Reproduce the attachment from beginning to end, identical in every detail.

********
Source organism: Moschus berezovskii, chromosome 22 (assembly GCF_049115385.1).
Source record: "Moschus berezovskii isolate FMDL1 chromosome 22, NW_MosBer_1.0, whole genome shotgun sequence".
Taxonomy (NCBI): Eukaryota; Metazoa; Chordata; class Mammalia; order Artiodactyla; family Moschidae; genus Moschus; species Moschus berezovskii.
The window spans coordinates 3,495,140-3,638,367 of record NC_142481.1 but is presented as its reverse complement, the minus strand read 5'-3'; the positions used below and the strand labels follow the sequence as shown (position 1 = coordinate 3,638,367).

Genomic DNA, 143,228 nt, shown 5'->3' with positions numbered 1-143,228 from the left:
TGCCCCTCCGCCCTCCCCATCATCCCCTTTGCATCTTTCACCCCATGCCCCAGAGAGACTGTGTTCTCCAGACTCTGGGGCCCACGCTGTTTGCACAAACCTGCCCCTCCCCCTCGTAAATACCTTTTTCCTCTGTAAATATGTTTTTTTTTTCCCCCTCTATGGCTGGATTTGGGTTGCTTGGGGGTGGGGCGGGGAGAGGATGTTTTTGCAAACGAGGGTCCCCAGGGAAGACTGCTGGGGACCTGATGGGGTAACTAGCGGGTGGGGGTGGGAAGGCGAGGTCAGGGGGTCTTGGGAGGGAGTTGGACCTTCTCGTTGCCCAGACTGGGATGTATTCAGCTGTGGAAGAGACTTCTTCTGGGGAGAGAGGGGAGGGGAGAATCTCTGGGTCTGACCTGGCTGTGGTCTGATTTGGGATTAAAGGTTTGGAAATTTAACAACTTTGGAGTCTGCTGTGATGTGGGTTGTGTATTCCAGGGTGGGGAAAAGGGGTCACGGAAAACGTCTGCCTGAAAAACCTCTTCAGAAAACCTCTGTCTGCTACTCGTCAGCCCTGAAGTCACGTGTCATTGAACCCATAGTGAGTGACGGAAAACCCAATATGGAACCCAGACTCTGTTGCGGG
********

Source organism: Moschus berezovskii, chromosome 22 (assembly GCF_049115385.1).
Source record: "Moschus berezovskii isolate FMDL1 chromosome 22, NW_MosBer_1.0, whole genome shotgun sequence".
Taxonomy (NCBI): Eukaryota; Metazoa; Chordata; class Mammalia; order Artiodactyla; family Moschidae; genus Moschus; species Moschus berezovskii.
The window spans coordinates 3,495,140-3,638,367 of record NC_142481.1 but is presented as its reverse complement, the minus strand read 5'-3'; the positions used below and the strand labels follow the sequence as shown (position 1 = coordinate 3,638,367).

Genomic DNA, 143,228 nt, shown 5'->3' with positions numbered 1-143,228 from the left:
TGCCCCTCCGCCCTCCCCATCATCCCCTTTGCATCTTTCACCCCATGCCCCAGAGAGACTGTGTTCTCCAGACTCTGGGGCCCACGCTGTTTGCACAAACCTGCCCCTCCCCCTCGTAAATACCTTTTTCCTCTGTAAATATGTTTTTTTTTTCCCCCTCTATGGCTGGATTTGGGTTGCTTGGGGGTGGGGCGGGGAGAGGATGTTTTTGCAAACGAGGGTCCCCAGGGAAGACTGCTGGGGACCTGATGGGGTAACTAGCGGGTGGGGGTGGGAAGGCGAGGTCAGGGGGTCTTGGGAGGGAGTTGGACCTTCTCGTTGCCCAGACTGGGATGTATTCAGCTGTGGAAGAGACTTCTTCTGGGGAGAGAGGGGAGGGGAGAATCTCTGGGTCTGACCTGGCTGTGGTCTGATTTGGGATTAAAGGTTTGGAAATTTAACAACTTTGGAGTCTGCTGTGATGTGGGTTGTGTATTCCAGGGTGGGGAAAAGGGGTCACGGAAAACGTCTGCCTGAAAAACCTCTTCAGAAAACCTCTGTCTGCTACTCGTCAGCCCTGAAGTCACGTGTCATTGAACCCATAGTGAGTGACGGAAAACCCAATATGGAACCCAGACTCTGTTGCGGG